It is important to recognize that the influence of different components of land use configuration on mental health is likely to be complex and may vary not only according to mix and density but also to the natural and economic environment. For example, CaPS is situated in the South Wales valleys where there is high slope variability and an ongoing post-industrial transition of land use. Under such circumstances it is important to consider the level of generalisability of the observed associations. It may be, for example, that the benefit to mental health of higher local area street accessibility is more widely generalisable than the inverse association of bus-stop density with mental health. Only further research can address these issues. At a more general level, the planning implication of this study lies in the evidence presented that is consistent with the hypotheses that (a) higher land-use mix is associated with enhanced accessibility to health promoting capital and (b) accessibility to destination opportunities by foot is associated with better mental health.
We have shown that detailed and objective morphometric assessment of the built environment can be applied to an epidemiologic cohort; is informative for health related outcomes; and that the level of detail available has the potential to deliver associations relevant to specific demographic groups within a population. The built environment morphology was assessed both in terms of configuration of land uses, expressed as mix and density of health-specific destinations as well as the configuration of street network assessed through space syntax based network model. Such granularity of evidence will be increasingly important to inform holistic and integrated intervention strategies in preventive public health planning, such as urban design and retro-fitting of the built environment in pursuit of health-sustaining communities. Healthy activity behaviour may be promoted by optimising the distribution and siting of the health-promoting community resources in the urban neighbourhood so as to make them more accessible to the dwelling locations. Similarly, street segments associated with high local movement potential and hence, a higher potential to support pedestrian density may be specifically targeted for further improvements with an aim to enhance neighbourhood walkability thereby promoting walking and social connectivity. In this regard, retrofitting with improved design features and pedestrian infrastructures including nature and quality of sidewalks, proportion of dwelling block faces exposed to sidewalks, presence of traffic calming features and speed impediments as well as enhancements in aesthetic aspects may have positive effects upon healthy activity and behaviour. In relation to older men, our evidence suggests that psychological health benefits from terraced housing (closer proximity between dwellings), greater land use mix, and greater street level accessibility at the local level. Further work is required to explore the causal mechanisms that are involved.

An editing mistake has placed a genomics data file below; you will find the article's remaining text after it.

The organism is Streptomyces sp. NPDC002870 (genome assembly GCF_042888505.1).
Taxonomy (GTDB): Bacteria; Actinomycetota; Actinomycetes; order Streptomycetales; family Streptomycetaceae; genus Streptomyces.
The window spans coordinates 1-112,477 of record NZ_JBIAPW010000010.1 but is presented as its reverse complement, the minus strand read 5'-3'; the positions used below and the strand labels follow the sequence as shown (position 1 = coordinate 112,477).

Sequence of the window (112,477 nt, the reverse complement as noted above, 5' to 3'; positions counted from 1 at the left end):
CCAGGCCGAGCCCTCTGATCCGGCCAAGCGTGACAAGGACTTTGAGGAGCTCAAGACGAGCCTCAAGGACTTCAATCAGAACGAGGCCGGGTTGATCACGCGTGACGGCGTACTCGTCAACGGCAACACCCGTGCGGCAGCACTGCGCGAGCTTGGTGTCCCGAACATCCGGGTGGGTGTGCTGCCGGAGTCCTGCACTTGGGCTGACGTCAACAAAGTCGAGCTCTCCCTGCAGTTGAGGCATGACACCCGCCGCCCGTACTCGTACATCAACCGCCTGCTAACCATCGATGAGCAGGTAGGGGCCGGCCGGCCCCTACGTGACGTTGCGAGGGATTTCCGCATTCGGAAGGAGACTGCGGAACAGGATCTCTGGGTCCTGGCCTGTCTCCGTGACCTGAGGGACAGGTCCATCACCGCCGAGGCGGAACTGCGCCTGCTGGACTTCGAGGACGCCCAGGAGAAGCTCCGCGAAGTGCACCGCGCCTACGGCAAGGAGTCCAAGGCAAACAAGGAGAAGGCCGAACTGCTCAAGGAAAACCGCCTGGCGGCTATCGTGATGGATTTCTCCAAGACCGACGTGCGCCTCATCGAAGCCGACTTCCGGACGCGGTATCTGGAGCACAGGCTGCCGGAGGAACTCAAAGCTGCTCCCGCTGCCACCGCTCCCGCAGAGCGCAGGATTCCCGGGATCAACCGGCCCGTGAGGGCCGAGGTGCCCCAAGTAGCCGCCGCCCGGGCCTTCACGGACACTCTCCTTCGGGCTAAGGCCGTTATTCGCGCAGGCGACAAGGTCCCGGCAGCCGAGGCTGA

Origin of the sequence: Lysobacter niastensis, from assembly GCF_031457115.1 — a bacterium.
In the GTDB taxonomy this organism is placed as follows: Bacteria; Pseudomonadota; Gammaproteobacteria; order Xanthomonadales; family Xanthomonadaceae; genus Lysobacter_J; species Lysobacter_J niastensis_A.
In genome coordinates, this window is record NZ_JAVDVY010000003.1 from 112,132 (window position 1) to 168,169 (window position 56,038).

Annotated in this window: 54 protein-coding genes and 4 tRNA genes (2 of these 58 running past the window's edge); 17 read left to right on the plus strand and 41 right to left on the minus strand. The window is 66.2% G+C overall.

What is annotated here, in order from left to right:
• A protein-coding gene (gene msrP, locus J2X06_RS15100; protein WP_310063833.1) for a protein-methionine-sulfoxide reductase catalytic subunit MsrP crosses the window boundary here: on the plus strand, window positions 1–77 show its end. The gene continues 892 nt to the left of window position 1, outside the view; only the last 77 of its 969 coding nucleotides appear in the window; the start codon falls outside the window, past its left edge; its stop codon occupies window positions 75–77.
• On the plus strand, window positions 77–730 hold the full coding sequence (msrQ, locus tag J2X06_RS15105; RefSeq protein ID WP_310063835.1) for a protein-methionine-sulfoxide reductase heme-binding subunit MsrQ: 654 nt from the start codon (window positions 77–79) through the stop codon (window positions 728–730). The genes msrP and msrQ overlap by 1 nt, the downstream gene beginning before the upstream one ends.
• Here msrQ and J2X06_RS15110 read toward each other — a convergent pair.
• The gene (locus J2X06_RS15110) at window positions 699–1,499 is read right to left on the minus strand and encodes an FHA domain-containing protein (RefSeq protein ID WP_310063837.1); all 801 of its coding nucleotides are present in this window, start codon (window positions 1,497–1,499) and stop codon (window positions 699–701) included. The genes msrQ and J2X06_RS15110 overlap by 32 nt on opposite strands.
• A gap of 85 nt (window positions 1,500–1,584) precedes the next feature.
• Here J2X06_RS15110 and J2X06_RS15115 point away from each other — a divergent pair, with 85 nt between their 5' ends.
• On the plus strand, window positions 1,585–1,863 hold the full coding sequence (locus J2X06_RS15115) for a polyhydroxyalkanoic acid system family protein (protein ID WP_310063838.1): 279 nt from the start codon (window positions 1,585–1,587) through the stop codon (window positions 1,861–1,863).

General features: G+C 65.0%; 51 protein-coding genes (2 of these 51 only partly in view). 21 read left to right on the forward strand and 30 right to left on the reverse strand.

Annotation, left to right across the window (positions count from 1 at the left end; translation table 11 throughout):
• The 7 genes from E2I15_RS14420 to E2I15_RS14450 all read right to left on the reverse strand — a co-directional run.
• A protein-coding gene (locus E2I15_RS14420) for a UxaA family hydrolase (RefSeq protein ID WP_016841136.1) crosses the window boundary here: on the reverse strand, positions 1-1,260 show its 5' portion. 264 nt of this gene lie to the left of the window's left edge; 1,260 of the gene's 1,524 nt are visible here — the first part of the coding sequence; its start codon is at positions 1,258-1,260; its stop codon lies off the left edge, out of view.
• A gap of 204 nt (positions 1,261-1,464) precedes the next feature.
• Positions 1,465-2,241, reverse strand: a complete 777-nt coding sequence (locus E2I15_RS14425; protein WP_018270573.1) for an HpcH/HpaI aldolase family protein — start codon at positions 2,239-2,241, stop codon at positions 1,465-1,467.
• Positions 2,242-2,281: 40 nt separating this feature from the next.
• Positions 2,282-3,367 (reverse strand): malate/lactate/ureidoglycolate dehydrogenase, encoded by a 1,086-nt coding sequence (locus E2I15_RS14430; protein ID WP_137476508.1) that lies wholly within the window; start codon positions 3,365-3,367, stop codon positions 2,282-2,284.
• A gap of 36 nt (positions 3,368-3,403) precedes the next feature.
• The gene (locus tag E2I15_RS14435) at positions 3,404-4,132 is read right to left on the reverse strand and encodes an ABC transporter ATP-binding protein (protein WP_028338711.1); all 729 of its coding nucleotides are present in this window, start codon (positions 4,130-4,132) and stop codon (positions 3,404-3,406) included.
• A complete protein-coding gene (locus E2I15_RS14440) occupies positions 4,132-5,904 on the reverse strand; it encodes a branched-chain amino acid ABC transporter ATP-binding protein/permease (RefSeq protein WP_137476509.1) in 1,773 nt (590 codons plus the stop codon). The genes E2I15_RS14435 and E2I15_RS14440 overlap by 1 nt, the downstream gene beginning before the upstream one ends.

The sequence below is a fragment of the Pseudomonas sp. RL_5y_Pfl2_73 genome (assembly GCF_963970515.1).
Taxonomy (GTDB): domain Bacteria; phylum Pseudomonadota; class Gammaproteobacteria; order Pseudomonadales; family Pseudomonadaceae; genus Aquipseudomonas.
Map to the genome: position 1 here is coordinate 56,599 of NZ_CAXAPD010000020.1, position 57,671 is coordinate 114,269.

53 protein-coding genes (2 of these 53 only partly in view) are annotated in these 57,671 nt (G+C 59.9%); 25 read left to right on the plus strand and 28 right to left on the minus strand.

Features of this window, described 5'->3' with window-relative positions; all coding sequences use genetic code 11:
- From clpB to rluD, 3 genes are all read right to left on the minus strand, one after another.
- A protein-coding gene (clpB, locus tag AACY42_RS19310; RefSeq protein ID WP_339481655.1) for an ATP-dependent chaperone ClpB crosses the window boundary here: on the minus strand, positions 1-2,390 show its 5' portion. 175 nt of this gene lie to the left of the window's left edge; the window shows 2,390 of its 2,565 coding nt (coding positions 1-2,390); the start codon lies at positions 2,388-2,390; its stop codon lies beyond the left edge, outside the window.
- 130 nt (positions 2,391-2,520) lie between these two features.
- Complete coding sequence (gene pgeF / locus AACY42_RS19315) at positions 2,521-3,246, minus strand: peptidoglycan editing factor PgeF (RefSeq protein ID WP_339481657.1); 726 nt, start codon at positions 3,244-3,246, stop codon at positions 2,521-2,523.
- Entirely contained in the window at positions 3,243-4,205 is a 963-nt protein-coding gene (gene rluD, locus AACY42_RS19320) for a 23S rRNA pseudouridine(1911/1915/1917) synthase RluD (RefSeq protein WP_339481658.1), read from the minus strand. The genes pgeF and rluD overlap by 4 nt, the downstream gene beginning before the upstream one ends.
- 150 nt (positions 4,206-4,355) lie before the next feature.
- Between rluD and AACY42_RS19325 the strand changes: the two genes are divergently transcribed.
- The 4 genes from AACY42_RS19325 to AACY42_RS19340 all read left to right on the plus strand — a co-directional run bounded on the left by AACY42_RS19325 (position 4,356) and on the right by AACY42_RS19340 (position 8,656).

This work was supported by the Alzheimer’s Society and a doctoral training grant from the School of Planning and Geography, Cardiff University. The Caerphilly Study was initiated by the former MRC Epidemiology Unit (South Wales) and was funded by the Medical Research Council of the United Kingdom. The authors also thank the UK Ordnance Survey for supplying the OS Master Map data for Caerphilly.